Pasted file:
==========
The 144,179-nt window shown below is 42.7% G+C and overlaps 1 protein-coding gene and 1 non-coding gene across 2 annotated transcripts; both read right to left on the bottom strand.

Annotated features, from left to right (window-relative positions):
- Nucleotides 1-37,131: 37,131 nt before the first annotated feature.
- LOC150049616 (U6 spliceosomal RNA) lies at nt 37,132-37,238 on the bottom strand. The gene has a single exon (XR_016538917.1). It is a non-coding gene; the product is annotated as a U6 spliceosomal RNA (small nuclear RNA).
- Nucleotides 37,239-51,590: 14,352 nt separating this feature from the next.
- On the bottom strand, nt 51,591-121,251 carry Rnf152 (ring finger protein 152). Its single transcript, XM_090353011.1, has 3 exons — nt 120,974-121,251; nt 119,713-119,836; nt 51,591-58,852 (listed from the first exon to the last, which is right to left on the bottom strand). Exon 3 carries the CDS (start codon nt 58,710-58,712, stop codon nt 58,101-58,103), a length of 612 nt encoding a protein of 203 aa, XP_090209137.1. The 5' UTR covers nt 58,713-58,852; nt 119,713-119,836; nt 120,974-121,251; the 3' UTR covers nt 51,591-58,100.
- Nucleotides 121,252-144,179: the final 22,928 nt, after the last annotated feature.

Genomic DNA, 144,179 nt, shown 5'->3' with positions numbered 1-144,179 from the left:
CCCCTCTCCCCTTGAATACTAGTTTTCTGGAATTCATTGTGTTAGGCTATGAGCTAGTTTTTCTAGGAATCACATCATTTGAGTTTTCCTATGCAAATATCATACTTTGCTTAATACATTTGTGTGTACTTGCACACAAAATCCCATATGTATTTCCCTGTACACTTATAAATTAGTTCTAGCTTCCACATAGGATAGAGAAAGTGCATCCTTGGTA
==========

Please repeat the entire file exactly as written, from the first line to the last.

The 144,179-nt window shown below is 42.7% G+C and overlaps 1 protein-coding gene and 1 non-coding gene across 2 annotated transcripts; both read right to left on the bottom strand.

Annotated features, from left to right (window-relative positions):
- Nucleotides 1-37,131: 37,131 nt before the first annotated feature.
- LOC150049616 (U6 spliceosomal RNA) lies at nt 37,132-37,238 on the bottom strand. The gene has a single exon (XR_016538917.1). It is a non-coding gene; the product is annotated as a U6 spliceosomal RNA (small nuclear RNA).
- Nucleotides 37,239-51,590: 14,352 nt separating this feature from the next.
- On the bottom strand, nt 51,591-121,251 carry Rnf152 (ring finger protein 152). Its single transcript, XM_090353011.1, has 3 exons — nt 120,974-121,251; nt 119,713-119,836; nt 51,591-58,852 (listed from the first exon to the last, which is right to left on the bottom strand). Exon 3 carries the CDS (start codon nt 58,710-58,712, stop codon nt 58,101-58,103), a length of 612 nt encoding a protein of 203 aa, XP_090209137.1. The 5' UTR covers nt 58,713-58,852; nt 119,713-119,836; nt 120,974-121,251; the 3' UTR covers nt 51,591-58,100.
- Nucleotides 121,252-144,179: the final 22,928 nt, after the last annotated feature.

Genomic DNA, 144,179 nt, shown 5'->3' with positions numbered 1-144,179 from the left:
CCCCTCTCCCCTTGAATACTAGTTTTCTGGAATTCATTGTGTTAGGCTATGAGCTAGTTTTTCTAGGAATCACATCATTTGAGTTTTCCTATGCAAATATCATACTTTGCTTAATACATTTGTGTGTACTTGCACACAAAATCCCATATGTATTTCCCTGTACACTTATAAATTAGTTCTAGCTTCCACATAGGATAGAGAAAGTGCATCCTTGGTA